A prelim before matric for the Boks
IT WASN’T exactly like kissing your sister but as Morne du Plessis once famously said, a draw in rugby is not very exciting.
We should’ve won but could’ve lost. We showed fight but also made many mistakes, as did the Aussies. However, after last season’s abominations, I think we’ll take a draw in Perth as a positive and move on.
The problem is that we now have to move on to North Harbour and a game against one of the greatest teams of all time. In fact, the All Blacks have moved up from that accolade. In addition to the best 15 or 23 they can put on the field, they have developed the most amazing conveyor belt of talent straining to get a chance.
They are now a veritable college of excellence, not just a team. As such, no regular player can ever rest on his laurels. Any break for injury, personal issue, discipline aberration or form loss puts a player back down the ladder a few rungs.
Jerome Kaino was perhaps among the first three names on the team sheet of late. Now he has to work his way back again. Julian Savea is another. A tough school indeed. Perhaps only their great side of 1966/67 can compare with this All Blacks outfit. For this comparison, the team today deserve massive praise. Check Google.
Let’s be honest. On paper we don’t stand a chance of winning today. Even if we get off to a flier, as did the Aussies in that second Test, can we really stay ahead for 80 minutes? Regardless of when the bench is emptied and the influence of the fresh players felt, can we live with them for the last 15 minutes? I doubt it. Thus, although important, the result today is almost irrelevant.
We must learn from the recent British & Irish Lions’ tilt at the same opposition, even if the challenge is slightly different. They had just over a month to acclimatise and get up to New Zealand speed and fitness. They did it by agreeing to an insane schedule and by not really worrying about early results. They ticked boxes rapidly and came away with a series result that, even in hindsight, is extraordinary. They shared a series, albeit with good fortune, in New Zealand with this All Blacks side.
We have two years to get it right and each Test tilt at them is like a lesson in preparation for the next World Cup. Each Test is a warm-up game until then.
We started the season well with a stock take. Remember the Kiwis did the same after losing the World Cup yet again in 2007. They realised that more skill and fitness was needed and central contracts were key to achieving this. The rest is history.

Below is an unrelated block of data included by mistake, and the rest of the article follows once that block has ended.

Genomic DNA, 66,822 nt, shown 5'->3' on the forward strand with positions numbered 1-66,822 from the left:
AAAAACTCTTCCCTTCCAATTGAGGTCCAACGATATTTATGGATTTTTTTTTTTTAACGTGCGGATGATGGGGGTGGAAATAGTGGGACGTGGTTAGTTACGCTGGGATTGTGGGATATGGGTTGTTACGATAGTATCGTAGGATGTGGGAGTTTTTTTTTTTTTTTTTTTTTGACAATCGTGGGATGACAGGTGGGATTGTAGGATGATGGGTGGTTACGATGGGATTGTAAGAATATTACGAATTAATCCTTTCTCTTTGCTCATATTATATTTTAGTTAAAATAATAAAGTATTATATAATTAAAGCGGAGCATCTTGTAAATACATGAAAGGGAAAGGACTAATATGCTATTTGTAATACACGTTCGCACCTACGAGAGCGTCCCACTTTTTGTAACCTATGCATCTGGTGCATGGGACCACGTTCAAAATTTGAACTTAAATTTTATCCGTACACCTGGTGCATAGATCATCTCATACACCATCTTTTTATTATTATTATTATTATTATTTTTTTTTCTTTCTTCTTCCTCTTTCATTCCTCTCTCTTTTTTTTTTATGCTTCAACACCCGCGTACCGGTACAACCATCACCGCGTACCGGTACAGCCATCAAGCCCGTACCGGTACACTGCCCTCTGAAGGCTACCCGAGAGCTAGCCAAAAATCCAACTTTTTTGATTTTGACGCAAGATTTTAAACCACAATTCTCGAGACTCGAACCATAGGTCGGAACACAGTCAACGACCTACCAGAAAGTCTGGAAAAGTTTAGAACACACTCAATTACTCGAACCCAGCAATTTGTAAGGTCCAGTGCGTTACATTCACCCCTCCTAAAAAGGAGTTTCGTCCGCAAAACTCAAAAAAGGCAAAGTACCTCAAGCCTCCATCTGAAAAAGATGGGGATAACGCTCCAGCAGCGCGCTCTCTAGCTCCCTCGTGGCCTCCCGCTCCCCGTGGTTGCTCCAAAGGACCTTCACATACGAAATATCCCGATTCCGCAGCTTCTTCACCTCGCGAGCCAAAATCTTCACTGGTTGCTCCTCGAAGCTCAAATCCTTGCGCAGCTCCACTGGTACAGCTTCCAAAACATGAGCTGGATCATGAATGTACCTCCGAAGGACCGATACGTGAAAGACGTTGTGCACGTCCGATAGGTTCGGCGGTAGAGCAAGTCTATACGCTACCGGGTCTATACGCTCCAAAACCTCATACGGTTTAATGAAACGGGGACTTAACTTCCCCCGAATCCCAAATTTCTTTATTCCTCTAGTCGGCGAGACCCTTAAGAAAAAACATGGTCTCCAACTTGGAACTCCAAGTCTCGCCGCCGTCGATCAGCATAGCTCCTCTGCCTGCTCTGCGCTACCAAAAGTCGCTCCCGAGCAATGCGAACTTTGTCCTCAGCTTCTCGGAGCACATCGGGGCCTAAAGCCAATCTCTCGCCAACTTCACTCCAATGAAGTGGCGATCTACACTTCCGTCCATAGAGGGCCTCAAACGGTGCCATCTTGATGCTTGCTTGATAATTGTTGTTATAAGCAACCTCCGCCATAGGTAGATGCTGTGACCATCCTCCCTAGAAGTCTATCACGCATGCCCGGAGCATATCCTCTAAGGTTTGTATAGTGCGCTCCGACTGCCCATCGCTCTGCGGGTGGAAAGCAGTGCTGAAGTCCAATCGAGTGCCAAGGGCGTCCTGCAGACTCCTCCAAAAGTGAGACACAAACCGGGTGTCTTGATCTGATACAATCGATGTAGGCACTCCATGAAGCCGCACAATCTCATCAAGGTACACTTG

We then made sensible changes, preparation was better, and the coach was able to select the assistants he wanted. We had the right captain, finally. We were told of a new attitude and this is plain to see in the Springbok set-up, on and off the pitch.
A series win over the French has been followed by two goodish wins against the Pumas and then that result last week. But today is like a prelim before matric. It is not the real thing but a chance to judge where we are against the best. Matric is the next World Cup. That, and that alone, is the real thing.
Up front we should be fine in the tight, at least for the first hour or so, but we seem inconsistent in our scrums.
I worry about our positional kicking, especially with Damian McKenzie in town. Some are concerned at his lack of size but I feel that with more games, he will blossom into another Christian Cullen.
Ryan Crotty is back for the All Blacks and that scares me. He is the cleverest midfield player in the world.
Our back row is fast and talented but breakdowns are now the responsibility of all players. As the game opens, can we really expect our XV to match theirs for 80 minutes? I doubt it.
In attack we have not really cut loose in the way I expected. The Joburg Lions play with such pace and confidence in attack that they trouble even the best Kiwi sides. Despite the presence of key players from Joburg, we have never quite translocated the Lions’ swagger in attack into the green jerseys. Why is this? Is it conservatism from the coach? Is it the injury to Warren Whiteley? Is it a lack of understanding from the Bull centres? I don’t know. It just concerns me that Courtnall Skosan has had hardly a run in space with the ball in his hands. That is why he is there, guys.
So what do we look for today? Obviously a commitment bordering on supernatural. Without that, nobody will beat the All Blacks. We need to see our defensive system look more and more comfortable with every outing. Even under extreme pressure, the champions look organised.
Various other boxes must be ticked, as usual, but for today let’s at least see more chances created via expansive play. At some stage in a World Cup we will need that as we chase a game. We need to see evidence that progress is being made. I’ll settle for that.
One other thing is certain. In the next two years we need to improve fitness. It is a tough call as some strong, physical players might find that impossible. But to beat the All Blacks, a side has to match them for 80, not even 70 minutes. This might be beyond us at this stage, but in two years it must be achieved. We need strength and fitness in all players. Malcolm Marx is the type we will need across the board.
I’d love a win today but will settle for 65 minutes of us matching them in every facet and beating them in some. That would be progress regardless of what happens after that. Two years of regular progress will then see us competitive. ●